China’s $3 trillion in reserves questioned
In late December, ignoring the official Chinese monthly reserve data and instead using a dataset provided by China’s FX regulator SAFE on cross-border RMB flows and on onshore FX settlements, Goldman calculated the true amount of Chinese FX outflows and found that Beijing has continued to mask the full extent of its capital flight, which in November spiked to $69 billion (well above the reported, currency adjusted number of $34 billion). Furthermore, it found that “since June, this data has continued to suggest significantly larger FX sales by the PBOC than is implied by FX reserve data.”
Even more troubling, Goldman calculated that cumulatively since August 2015 through November 2016, FX outflow totaled roughly US$1.1 trillion, while implied FX sales suggested by PBOC’s FX position (headline reserves after adjusted for currency valuation effect) were approximately US$630bn (US$540bn), indicating that the real rate of reserve depletion was nearly double that represented by PBOC reserve data.
Simple: it is an ongoing attempt by the PBOC to not precipitate the feedback loop of even further panicked selling of Yuan, even greater purchasing of Bitcoin, even more outflows, and thus, even more reserve depletion.
And while we have yet to obtain the December FX data from SAFE, overnight the PBOC reported that in December China’s reserves fell a further $41.1 billion, exactly in line with expectations, reducing China’s total reserves to $3.01 trillion, the lowest number in six years, and just fractionally above the $3 trillion cited by various analysts as the key support level below which any further capital outflow would become self-reinforcing. According to a statement by SAFE on Saturday, the December decline in FX reserves was mainly because the central bank supplied funds to maintain balance in the foreign exchange market and the depreciation of non-U.S. dollar currencies. For the full year of 2016, the SAFE said the central bank’s effort to stabilize the yuan was the key reason for the drop in reserves.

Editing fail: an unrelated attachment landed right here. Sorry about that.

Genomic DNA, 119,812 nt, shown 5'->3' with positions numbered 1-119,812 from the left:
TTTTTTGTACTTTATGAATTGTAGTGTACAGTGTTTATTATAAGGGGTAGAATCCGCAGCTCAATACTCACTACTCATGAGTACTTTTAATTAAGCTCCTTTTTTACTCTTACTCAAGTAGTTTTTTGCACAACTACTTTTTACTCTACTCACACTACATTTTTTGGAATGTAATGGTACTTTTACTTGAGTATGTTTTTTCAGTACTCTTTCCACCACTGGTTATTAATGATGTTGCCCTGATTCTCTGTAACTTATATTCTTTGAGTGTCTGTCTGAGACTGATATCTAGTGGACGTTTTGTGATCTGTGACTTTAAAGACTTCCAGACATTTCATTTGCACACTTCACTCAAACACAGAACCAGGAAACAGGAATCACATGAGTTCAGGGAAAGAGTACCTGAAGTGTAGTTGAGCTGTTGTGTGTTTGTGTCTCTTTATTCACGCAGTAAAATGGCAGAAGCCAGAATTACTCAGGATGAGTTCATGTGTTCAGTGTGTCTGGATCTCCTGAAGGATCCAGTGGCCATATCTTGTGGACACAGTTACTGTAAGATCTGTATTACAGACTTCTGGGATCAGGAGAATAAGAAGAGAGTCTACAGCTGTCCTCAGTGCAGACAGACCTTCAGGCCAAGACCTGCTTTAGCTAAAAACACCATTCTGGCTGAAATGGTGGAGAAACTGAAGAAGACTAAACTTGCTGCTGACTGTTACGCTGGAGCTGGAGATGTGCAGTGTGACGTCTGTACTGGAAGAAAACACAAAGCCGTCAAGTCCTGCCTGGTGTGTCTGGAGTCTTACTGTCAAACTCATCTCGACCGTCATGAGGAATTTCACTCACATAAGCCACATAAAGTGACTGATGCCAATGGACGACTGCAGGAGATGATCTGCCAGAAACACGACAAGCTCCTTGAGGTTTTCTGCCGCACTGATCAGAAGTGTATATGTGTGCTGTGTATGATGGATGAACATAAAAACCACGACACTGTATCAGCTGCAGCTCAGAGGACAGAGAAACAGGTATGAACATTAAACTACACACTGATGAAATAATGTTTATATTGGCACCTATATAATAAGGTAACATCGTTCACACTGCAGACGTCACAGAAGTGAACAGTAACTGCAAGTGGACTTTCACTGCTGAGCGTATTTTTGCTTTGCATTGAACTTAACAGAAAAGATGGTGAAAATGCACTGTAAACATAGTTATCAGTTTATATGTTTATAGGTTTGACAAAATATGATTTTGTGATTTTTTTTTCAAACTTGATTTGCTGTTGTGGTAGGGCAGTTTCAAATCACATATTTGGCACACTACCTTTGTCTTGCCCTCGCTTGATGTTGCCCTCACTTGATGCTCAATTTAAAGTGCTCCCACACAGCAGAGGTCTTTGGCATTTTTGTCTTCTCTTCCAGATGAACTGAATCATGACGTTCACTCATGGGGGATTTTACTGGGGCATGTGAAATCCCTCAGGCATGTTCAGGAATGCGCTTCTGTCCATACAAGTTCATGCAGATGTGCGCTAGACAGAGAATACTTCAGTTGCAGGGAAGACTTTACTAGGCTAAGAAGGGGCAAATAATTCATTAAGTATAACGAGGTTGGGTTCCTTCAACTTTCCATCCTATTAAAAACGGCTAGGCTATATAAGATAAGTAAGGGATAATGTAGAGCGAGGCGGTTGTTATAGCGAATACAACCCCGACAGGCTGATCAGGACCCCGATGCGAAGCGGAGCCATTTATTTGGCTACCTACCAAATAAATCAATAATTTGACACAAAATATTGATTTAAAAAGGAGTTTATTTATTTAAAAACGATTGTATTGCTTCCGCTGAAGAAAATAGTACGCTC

That said, when considering the discrepancy with SAFE data, it is likely that the true level of Chinese reserves is now well below $3 trillion, as a simple correlation with China’s plunging Yuan demonstrates.
To be sure, China will likely take additional measures to keep its foreign-currency stockpile from slipping too far below the key $3 trillion mark – or whatever the real level of reserves is – to avoid further hurting investor confidence and spurring further declines in the yuan, according to economists at major banks cited by Bloomberg. As documented here over the past week, in a desperate last ditch measure to halt further outflows, since the New Year China rolled out draconian new FX capital controls as well as extra requirements for citizens converting yuan into other currencies after the annual $50,000 quota for individuals reset Jan. 1.
As a result, Yuan volatility exploded last week, with the offshore rate notching up its biggest two-day gain on record just days after completing its worst yearly performance against the dollar as a result of an unprecedented spike in overnight offshore Yuan deposit rates, which forced Yuan shorts to cover all exposure.
their holdings maybe even less..its been a steady lowering of reserves..japan picking up the slack..
“China will likely take additional measures to keep its foreign-currency stockpile from slipping too far below the key $3 trillion mark – or whatever the real level of reserves is – to avoid further hurting investor confidence and spurring further declines in the yuan, according to economists at major banks cited by Bloomberg.”
“it is an ongoing attempt by the PBOC to not precipitate the feedback loop of even further panicked selling of Yuan, even greater purchasing of Bitcoin, even more outflows, and thus, even more reserve depletion.”